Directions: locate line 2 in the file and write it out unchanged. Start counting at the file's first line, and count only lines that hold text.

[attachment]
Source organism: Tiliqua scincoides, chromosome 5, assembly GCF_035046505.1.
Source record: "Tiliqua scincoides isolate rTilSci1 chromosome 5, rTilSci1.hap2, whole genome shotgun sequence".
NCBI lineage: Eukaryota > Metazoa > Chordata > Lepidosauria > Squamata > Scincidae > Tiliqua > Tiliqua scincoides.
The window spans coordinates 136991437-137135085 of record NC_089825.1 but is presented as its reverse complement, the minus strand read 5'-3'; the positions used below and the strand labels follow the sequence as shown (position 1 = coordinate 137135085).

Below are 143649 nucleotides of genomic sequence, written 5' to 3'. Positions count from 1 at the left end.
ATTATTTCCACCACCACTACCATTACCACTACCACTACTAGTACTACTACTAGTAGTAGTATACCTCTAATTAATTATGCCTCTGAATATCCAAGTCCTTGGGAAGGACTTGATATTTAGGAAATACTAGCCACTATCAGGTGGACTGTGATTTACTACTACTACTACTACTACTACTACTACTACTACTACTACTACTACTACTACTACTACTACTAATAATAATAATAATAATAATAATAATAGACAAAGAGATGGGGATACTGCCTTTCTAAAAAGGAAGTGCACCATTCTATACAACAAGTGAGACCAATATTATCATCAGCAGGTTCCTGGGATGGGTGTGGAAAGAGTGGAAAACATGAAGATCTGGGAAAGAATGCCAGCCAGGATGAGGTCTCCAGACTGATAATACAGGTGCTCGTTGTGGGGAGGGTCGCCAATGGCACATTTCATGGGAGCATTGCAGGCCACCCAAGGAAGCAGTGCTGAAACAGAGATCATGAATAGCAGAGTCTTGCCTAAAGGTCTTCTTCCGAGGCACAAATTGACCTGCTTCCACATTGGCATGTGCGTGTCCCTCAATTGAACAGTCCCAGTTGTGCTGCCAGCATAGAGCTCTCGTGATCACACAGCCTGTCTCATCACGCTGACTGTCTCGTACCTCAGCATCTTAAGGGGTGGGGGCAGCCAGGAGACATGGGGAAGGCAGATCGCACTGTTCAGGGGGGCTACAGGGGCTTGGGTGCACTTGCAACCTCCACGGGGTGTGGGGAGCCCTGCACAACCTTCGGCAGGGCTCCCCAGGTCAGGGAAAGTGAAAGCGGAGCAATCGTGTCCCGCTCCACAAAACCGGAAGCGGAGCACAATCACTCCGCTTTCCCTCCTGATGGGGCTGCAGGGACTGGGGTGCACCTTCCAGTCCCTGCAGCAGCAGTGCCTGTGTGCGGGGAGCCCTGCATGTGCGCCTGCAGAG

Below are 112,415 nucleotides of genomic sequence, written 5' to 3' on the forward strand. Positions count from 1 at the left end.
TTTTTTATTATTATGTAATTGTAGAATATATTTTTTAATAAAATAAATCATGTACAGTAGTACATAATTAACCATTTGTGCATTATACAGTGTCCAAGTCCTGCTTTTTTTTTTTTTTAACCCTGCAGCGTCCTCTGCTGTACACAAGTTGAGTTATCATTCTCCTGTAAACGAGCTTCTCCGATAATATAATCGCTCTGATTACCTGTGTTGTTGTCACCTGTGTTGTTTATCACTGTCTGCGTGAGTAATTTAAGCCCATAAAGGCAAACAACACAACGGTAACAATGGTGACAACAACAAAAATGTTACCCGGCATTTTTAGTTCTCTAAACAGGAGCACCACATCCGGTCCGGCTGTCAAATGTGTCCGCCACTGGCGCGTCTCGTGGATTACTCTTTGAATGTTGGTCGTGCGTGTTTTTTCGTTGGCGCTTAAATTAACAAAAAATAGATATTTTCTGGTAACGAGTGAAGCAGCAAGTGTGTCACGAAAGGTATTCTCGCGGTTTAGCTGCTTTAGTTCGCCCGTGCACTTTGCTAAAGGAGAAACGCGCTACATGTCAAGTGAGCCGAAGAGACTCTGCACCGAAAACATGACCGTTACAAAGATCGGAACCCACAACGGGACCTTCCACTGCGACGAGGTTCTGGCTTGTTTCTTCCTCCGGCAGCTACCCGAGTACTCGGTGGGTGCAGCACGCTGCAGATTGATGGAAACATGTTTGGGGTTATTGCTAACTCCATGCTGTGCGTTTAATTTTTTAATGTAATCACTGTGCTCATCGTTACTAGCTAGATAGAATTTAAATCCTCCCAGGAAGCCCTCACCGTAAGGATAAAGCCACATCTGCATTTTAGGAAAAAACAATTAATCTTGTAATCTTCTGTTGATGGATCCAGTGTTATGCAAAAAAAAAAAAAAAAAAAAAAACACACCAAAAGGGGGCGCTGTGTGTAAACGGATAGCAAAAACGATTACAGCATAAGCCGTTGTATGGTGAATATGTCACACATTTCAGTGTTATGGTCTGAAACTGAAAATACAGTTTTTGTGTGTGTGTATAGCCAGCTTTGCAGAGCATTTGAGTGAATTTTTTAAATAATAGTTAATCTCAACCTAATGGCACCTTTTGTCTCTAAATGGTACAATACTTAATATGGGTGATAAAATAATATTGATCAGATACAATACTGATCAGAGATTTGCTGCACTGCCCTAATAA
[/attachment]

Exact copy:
Source record: "Tiliqua scincoides isolate rTilSci1 chromosome 5, rTilSci1.hap2, whole genome shotgun sequence".